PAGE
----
It has always felt wrong to ask inquirers to wait. Once they have taken the all important first step of approaching someone it is not fair to send them away to wait until a more ‘convenient’ time for us. Last year we tried to solve this dilemma by working towards monthly open ‘welcome’ sessions for inquirers, perhaps to include new parishioners.

Other parish needs pre-empted that particular drive and the parish is benefiting from the reconstituted Ministry of Welcome and new impetus to complete a parish handbook.

What had felt like something of a setback with regard to a way of being available to inquirers, in fact has solidified into a ‘come anytime’ mentality. Though the experience is now more of fluidity than of something solidifying! The work of the Spirit – not how we had meant to plan!

It came about without any fresh (autumn) invitation or information about the Journey in Faith process in the parish. That had been stalled while parish consultation about ways of inviting and welcoming took place. Yet, before that first meeting inquirers were making their own first approaches. For three weeks running a different person arrived making inquiries: one asking for baptism; one to be Confirmed and to receive Eucharist and then one to be received into Full Communion. Within a week or so of the first approach we had arranged a suitable time for her and those who where close on her heels. We gathered our small RCIA team and new sponsors. As with Peter at the house of Cornelius [Acts 10], the Spirit was leading people and all we could do was to respond to their request, and stay with them and share experiences of God’s work in the church.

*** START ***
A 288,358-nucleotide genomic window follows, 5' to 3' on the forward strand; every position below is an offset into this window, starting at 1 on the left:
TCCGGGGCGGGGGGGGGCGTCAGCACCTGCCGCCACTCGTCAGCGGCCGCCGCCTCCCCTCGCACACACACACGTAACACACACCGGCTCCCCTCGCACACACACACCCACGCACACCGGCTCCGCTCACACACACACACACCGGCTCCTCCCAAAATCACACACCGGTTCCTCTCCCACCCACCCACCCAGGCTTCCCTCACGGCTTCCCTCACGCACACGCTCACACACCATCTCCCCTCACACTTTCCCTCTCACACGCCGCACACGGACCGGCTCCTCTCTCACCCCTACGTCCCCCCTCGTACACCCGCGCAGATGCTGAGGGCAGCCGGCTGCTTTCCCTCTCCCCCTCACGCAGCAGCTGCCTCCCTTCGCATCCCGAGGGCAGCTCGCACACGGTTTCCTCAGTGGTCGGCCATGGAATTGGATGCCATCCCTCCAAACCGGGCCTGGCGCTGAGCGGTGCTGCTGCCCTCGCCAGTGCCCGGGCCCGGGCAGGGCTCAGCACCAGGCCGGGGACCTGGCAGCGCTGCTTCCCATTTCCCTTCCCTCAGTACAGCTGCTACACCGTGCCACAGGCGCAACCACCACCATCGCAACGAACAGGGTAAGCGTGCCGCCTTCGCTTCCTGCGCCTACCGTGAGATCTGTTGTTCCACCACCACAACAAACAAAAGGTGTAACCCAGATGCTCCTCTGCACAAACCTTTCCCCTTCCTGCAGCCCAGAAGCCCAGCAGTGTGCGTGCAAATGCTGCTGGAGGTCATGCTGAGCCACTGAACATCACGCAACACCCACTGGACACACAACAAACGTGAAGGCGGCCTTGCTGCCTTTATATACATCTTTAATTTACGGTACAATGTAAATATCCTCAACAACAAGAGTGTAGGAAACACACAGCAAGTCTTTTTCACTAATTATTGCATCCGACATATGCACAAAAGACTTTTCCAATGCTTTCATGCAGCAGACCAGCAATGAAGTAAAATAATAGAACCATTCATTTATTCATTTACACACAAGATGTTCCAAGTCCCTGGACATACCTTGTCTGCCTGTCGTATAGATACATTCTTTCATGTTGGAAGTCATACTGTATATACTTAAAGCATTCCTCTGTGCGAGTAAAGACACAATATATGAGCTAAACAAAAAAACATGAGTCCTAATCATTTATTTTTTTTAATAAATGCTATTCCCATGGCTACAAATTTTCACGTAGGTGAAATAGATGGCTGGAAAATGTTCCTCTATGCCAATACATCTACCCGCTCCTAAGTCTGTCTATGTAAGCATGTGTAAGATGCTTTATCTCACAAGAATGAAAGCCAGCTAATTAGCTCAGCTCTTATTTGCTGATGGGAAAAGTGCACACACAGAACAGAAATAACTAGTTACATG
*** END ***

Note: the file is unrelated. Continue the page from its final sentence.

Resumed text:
So it has continued. We have managed to respond immediately to individuals who have continued to arrive – not weekly! We have taken account, of course, of their family, work and time commitments and fitted in with them as much as possible. One group now has a catechumen whose babies were baptised at Easter, a previously uncatechised catholic who is now fully initiated and a new catholic brought up within a different Christian tradition and another who remains on the periphery as yet. Because of child minding issues the best time for this group to meet was after Mass on Sundays, or rather, after coffee following Mass. [For very good reasons dismissal catechesis was not appropriate.] A result of that timing has meant that we had a natural way of parishioners and inquirers getting to know each other – people made new friends and parishioners became more aware and involved in the process simply by offering welcome and acceptance. Older teenagers and later families have become invaluable child minders too. It has been of great benefit to meet from within the heart of the parish assembly and fresh from the Sunday liturgy.

Another group has formed in the meantime – meeting on weekday evenings. Because of catechists and sponsors and by now the experience of the rites of acceptance, reception and confirmation and first Eucharist for those others there is a bond between the two groups. There is a sense of a heightened challenge – a goal that is achievable and empathy. The awareness goes both ways. For example, it mattered to those who went to the cathedral at the beginning of Lent that others were exploring in the ways that they had. At the same time it caused some excitement and a sense of unity for the inquirers.

In a sense it is a ‘messy’ process because of new inquirers joining a group who are in the early stages of getting to know each other. Yet it feels right. Ironically perhaps, it seems peaceful and is at once energising and calming. People who are still new in their exploration of catholic Christianity are themselves encouraged by, and encouraging of, new comers. It has made the RCIA process even more just that – a fluid process. We find that we don’t have to try to avoid the idea a programme. Liturgical catechesis feeds all of us and the issues that are brought by inquirers and that catechists suggest for exploration have no set sequence and get revisited along the way.

There are, of course, hurdles to overcome. There is a shortage of trained catechists and no diocesan provision to call upon. Inevitably the RCIA team is stretched even more in terms of time and commitment. Will we reach a time when we have confident catechists to lead in the initial stages and others to lead catechumens and candidates? Perhaps. For now we will endeavour to respond to the Spirit who prompts inquirers long before we meet them and try to offer “catechesis suited to their needs, [and] contact with the community of the faithful…” (RCIA n401)